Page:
man - an interface to the on-line reference manuals
man [-c|-w|-tZHT device] [-adhu7V] [-m system[,...]] [-L locale] [-p
string] [-M path] [-P pager] [-r prompt] [-S list] [-e extension]
[[section] page ...] ...
man -l [-7] [-tZHT device] [-p string] [-P pager] [-r prompt] file ...
man -k [apropos options] regexp ...
man -f [whatis options] page ...
man is the system's manual pager. Each page argument given to man is
normally the name of a program, utility or function. The manual page
associated with each of these arguments is then found and displayed. A
section, if provided, will direct man to look only in that section of
the manual. The default action is to search in all of the available
sections, following a pre-defined order and to show only the first page
found, even if page exists in several sections.
The table below shows the section numbers of the manual followed by the
types of pages they contain.
1 Executable programs or shell commands
2 System calls (functions provided by the kernel)
3 Library calls (functions within system libraries)
4 Special files (usually found in /dev)
5 File formats and conventions eg /etc/passwd
7 Macro packages and conventions eg man(7), groff(7).
8 System administration commands (usually only for root)
9 Kernel routines [Non standard]
A manual page consists of several parts.
They may be labelled NAME, SYNOPSIS, DESCRIPTION, OPTIONS, FILES,
SEE ALSO, BUGS, and AUTHOR.
The following conventions apply to the SYNOPSIS section and can be used
as a guide in other sections.
bold text type exactly as shown.
italic text replace with appropriate argument.
[-abc] any or all arguments within [ ] are optional.
-a|-b options delimited by | cannot be used together.
argument ... argument is repeatable.
[expression] ... entire expression within [ ] is repeatable.
The command or function illustration is a pattern that should match all
possible invocations. In some cases it is advisable to illustrate several
exclusive invocations as is shown in the SYNOPSIS section of this
Display the manual page for the item (program) ls.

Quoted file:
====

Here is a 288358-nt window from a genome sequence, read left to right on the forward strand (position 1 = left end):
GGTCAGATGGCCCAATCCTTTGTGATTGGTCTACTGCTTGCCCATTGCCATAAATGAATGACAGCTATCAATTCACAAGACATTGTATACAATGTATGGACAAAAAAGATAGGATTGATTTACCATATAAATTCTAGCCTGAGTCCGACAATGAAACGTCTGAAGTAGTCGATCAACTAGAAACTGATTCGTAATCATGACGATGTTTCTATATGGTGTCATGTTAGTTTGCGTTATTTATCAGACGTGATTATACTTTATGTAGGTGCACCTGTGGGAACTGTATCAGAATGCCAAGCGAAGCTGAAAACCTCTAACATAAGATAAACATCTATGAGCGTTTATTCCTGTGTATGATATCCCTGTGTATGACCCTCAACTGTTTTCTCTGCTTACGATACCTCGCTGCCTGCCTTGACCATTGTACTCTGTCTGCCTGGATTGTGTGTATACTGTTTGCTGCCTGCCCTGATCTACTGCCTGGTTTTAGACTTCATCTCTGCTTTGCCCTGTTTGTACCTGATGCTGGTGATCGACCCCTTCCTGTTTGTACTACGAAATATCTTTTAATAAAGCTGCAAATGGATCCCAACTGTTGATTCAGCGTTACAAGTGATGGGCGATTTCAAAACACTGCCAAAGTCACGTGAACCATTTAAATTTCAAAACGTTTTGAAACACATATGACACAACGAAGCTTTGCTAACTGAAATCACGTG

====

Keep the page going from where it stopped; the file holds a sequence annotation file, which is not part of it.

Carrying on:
man -a intro
Display, in succession, all of the available intro manual pages
contained within the manual. It is possible to quit between successive
displays or skip any of them.
man -t alias | lpr -Pps
Format the manual page referenced by `alias', usually a shell manual
page, into the default troff or groff format and pipe it to the
printer named ps. The default output for groff is usually PostScript.
man --help should advise as to which processor is bound to
the -t option.
man -l -Tdvi ./foo.1x.gz > ./foo.1x.dvi
This command will decompress and format the nroff source manual
page ./foo.1x.gz into a device independent (dvi) file. The redirection
is necessary as the -T flag causes output to be directed to
stdout with no pager. The output could be viewed with a program
such as xdvi or further processed into PostScript using a program
such as dvips.
man -k printf
Search the short descriptions and manual page names for the keyword
printf as regular expression. Print out any matches. Equivalent
to apropos -r printf.
man -f smail
Lookup the manual pages referenced by smail and print out the short
descriptions of any found. Equivalent to whatis -r smail.
Many options are available to man in order to give as much flexibility
as possible to the user. Changes can be made to the search path, section
order, output processor, and other behaviours and operations
If set, various environment variables are interrogated to determine the
operation of man. It is possible to set the `catch all' variable
$MANOPT to any string in command line format with the exception that
any spaces used as part of an option's argument must be escaped (preceded
by a backslash). man will parse $MANOPT prior to parsing its own
command line. Those options requiring an argument will be overridden
by the same options found on the command line. To reset all of the
options set in $MANOPT, -D can be specified as the initial command line
option. This will allow man to `forget' about the options specified in
$MANOPT although they must still have been valid.
The manual pager utilities packaged as man_db make extensive use of
index database caches. These caches contain information such as where
each manual page can be found on the filesystem and what its whatis
(short one line description of the man page) contains, and allow man to
run faster than if it had to search the filesystem each time to find
the appropriate manual page. If requested using the -u option, man
will ensure that the caches remain consistent, which can obviate the
need to manually run software to update traditional whatis text databases.
If man cannot find a mandb initiated index database for a particular
manual page hierarchy, it will still search for the requested manual
pages, although file globbing will be necessary to search within that
hierarchy. If whatis or apropos fails to find an index it will try to
extract information from a traditional whatis database instead.
These utilities support compressed source nroff files having, by
default, the extensions of .Z, .z and .gz. It is possible to deal with